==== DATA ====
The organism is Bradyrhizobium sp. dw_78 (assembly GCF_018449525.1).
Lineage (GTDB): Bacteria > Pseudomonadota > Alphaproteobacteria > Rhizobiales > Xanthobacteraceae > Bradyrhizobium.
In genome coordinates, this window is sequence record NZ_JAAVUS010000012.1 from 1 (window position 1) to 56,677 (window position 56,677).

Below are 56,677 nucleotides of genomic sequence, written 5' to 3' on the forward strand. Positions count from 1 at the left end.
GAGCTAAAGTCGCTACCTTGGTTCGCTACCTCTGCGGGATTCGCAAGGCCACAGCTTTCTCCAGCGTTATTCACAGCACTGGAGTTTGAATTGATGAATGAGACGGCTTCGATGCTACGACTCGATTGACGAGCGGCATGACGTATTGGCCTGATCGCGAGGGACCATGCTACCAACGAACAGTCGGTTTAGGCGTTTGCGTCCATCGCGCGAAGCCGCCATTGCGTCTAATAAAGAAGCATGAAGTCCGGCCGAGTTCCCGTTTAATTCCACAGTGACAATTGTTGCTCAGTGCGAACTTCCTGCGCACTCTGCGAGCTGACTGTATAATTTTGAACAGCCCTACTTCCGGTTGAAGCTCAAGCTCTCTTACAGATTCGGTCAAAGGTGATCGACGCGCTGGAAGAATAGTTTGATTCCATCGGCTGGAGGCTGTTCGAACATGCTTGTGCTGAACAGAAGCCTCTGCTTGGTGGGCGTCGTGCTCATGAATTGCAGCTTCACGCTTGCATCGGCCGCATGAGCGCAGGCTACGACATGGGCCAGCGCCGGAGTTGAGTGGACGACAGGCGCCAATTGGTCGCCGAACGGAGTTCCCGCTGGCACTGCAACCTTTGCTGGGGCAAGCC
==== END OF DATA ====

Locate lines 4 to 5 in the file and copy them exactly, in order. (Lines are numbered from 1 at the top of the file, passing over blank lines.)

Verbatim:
Below are 56,677 nucleotides of genomic sequence, written 5' to 3' on the forward strand. Positions count from 1 at the left end.
GAGCTAAAGTCGCTACCTTGGTTCGCTACCTCTGCGGGATTCGCAAGGCCACAGCTTTCTCCAGCGTTATTCACAGCACTGGAGTTTGAATTGATGAATGAGACGGCTTCGATGCTACGACTCGATTGACGAGCGGCATGACGTATTGGCCTGATCGCGAGGGACCATGCTACCAACGAACAGTCGGTTTAGGCGTTTGCGTCCATCGCGCGAAGCCGCCATTGCGTCTAATAAAGAAGCATGAAGTCCGGCCGAGTTCCCGTTTAATTCCACAGTGACAATTGTTGCTCAGTGCGAACTTCCTGCGCACTCTGCGAGCTGACTGTATAATTTTGAACAGCCCTACTTCCGGTTGAAGCTCAAGCTCTCTTACAGATTCGGTCAAAGGTGATCGACGCGCTGGAAGAATAGTTTGATTCCATCGGCTGGAGGCTGTTCGAACATGCTTGTGCTGAACAGAAGCCTCTGCTTGGTGGGCGTCGTGCTCATGAATTGCAGCTTCACGCTTGCATCGGCCGCATGAGCGCAGGCTACGACATGGGCCAGCGCCGGAGTTGAGTGGACGACAGGCGCCAATTGGTCGCCGAACGGAGTTCCCGCTGGCACTGCAACCTTTGCTGGGGCAAGCC